“I think that it’s going to be very difficult to police the rules and regulations you’re going to set up,” he cautioned.
But others felt this could help the struggling downtown.
“One of the national trends in main street revitalization,” remarked Sullivan Renaissance Community Planner Helen Budrock, “is promoting mixed-use development.”
“If you have people living upstairs,” mused Barton and Loguidice consultant Glenn Gidaly, “you have built-in customers.”
Local Realtor Bernie Haber thought the board should expand the law to two-bedroom apartments in order to attract more developers who want a good return on their investment.
Otherwise, he worried, “I think you limit the potential of people wanting to come in, buy and renovate these buildings.”
Code Enforcement Officer James Snowden, however, indicated restricting the lofts to one bedroom would limit parking and kids-in-the-street concerns.
Trustee Carmen Rue was one of the four who ultimately adopted the loft concept.
“Liberty and Middletown have upstairs [apartments],” she pointed out. “Those owners have invested, and at least they have some income.”
The board also agreed to make it easier for building owners to re-establish businesses within their Broadway structures that have been vacant for more than a year (but not earlier than 2007).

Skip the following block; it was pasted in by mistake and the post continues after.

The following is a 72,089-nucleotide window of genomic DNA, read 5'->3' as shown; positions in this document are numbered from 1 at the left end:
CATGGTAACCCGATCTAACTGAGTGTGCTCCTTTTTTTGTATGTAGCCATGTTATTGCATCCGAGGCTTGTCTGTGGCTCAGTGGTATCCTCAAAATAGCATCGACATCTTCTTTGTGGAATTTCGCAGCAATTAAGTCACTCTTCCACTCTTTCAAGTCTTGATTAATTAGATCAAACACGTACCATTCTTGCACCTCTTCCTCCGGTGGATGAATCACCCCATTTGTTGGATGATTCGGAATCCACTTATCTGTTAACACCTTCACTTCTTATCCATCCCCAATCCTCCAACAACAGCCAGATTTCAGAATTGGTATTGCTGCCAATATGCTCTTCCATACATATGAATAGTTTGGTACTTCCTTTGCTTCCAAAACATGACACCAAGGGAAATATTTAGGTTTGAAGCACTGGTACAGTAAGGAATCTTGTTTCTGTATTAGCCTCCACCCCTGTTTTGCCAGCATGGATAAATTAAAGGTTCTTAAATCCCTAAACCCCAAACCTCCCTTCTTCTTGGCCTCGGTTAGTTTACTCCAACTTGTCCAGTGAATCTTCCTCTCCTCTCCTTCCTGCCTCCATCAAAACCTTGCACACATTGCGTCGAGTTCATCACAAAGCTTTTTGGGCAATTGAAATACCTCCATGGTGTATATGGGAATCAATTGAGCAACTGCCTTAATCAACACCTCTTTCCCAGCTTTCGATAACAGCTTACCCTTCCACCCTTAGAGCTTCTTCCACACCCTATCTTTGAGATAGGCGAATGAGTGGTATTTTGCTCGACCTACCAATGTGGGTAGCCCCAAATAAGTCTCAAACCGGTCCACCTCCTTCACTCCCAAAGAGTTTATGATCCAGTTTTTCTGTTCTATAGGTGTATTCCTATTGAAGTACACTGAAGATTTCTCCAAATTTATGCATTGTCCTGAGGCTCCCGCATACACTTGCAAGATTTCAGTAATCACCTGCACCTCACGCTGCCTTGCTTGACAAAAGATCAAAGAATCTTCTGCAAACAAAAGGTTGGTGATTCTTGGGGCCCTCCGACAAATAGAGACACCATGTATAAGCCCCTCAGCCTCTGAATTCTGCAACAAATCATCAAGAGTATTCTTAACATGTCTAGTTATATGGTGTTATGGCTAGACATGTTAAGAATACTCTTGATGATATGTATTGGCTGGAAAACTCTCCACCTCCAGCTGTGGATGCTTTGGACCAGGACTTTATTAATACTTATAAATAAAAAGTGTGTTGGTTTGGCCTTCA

“If you have the same footprint and the same use, you can go to the building inspector for a permit and not have to go to the planning board,” explained Village Attorney Dennis Lynch.
Allan Scott, president of the Partnership for Economic Development, was present and told trustees his board also supports the measure.
Additionally, the board approved laying non-routine village government costs on project applicants. In other words, if a particular application will require village action above and beyond normal, routine procedures, the applicant will have to pay for those additional costs.
“I’d like to applaud the board for taking some nice, positive steps,” Mayor Gordon Jenkins concluded after all the votes were finished.
New to village
Two new but familiar faces were sworn in Tuesday night.
Former Town of Thompson Planning Board member Vernon Gibson was appointed by Jenkins as the newest member of the village’s planning board.